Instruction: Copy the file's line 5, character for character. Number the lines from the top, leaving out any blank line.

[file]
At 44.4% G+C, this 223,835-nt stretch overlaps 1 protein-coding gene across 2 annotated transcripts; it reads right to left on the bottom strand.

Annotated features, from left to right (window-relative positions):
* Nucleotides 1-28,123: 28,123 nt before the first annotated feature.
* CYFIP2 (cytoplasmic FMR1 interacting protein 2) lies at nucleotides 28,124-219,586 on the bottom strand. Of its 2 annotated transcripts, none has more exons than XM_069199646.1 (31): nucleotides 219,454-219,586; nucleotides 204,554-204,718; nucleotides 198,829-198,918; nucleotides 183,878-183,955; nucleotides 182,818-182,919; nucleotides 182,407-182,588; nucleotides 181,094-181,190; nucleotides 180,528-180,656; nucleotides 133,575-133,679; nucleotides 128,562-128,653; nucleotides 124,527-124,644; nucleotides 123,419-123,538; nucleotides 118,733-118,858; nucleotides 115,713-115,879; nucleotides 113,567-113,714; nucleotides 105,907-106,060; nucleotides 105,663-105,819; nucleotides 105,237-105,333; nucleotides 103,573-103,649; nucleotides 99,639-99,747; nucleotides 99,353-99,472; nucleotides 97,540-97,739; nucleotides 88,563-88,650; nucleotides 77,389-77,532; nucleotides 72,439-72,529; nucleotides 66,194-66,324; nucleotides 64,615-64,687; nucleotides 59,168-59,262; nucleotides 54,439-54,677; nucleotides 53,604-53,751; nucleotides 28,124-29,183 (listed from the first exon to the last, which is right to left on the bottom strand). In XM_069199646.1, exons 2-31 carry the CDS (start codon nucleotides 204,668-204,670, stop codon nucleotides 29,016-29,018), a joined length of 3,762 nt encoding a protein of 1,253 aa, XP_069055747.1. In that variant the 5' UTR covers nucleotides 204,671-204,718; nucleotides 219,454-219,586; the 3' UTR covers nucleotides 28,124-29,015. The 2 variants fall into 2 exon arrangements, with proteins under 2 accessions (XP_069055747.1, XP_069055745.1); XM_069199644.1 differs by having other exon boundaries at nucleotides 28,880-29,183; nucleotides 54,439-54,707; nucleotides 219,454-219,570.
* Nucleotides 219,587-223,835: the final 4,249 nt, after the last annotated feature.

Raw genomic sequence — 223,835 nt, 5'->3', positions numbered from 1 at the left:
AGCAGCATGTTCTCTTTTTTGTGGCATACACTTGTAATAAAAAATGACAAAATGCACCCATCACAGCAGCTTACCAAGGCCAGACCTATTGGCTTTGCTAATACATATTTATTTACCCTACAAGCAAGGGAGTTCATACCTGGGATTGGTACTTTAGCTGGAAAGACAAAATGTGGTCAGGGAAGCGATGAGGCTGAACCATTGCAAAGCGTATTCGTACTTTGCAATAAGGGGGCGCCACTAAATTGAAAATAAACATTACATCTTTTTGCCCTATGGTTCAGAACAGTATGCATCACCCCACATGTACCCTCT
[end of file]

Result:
* Nucleotides 219,587-223,835: the final 4,249 nt, after the last annotated feature.